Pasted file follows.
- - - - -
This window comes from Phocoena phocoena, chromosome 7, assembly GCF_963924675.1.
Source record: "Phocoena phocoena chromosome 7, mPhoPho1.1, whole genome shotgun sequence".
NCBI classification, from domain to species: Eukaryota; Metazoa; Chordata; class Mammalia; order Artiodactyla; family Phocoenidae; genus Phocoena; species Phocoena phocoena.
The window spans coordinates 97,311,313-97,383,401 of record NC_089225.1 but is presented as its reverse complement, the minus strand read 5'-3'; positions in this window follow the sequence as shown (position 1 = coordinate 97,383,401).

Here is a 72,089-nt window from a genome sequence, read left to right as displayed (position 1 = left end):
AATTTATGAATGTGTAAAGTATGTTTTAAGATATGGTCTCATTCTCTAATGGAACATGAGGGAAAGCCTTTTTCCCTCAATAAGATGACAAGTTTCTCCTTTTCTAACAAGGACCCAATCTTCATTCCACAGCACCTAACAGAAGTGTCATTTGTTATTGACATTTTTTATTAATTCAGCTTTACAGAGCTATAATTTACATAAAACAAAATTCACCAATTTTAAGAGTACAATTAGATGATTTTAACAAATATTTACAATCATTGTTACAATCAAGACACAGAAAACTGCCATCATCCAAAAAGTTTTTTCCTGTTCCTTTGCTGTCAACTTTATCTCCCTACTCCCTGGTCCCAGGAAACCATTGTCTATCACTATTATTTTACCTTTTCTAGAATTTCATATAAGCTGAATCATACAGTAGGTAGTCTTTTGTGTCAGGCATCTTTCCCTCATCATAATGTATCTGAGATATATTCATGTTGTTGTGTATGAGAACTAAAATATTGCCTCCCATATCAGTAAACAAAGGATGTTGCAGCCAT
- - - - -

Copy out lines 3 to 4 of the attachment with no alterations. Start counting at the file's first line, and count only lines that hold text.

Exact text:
NCBI classification, from domain to species: Eukaryota; Metazoa; Chordata; class Mammalia; order Artiodactyla; family Phocoenidae; genus Phocoena; species Phocoena phocoena.
The window spans coordinates 97,311,313-97,383,401 of record NC_089225.1 but is presented as its reverse complement, the minus strand read 5'-3'; positions in this window follow the sequence as shown (position 1 = coordinate 97,383,401).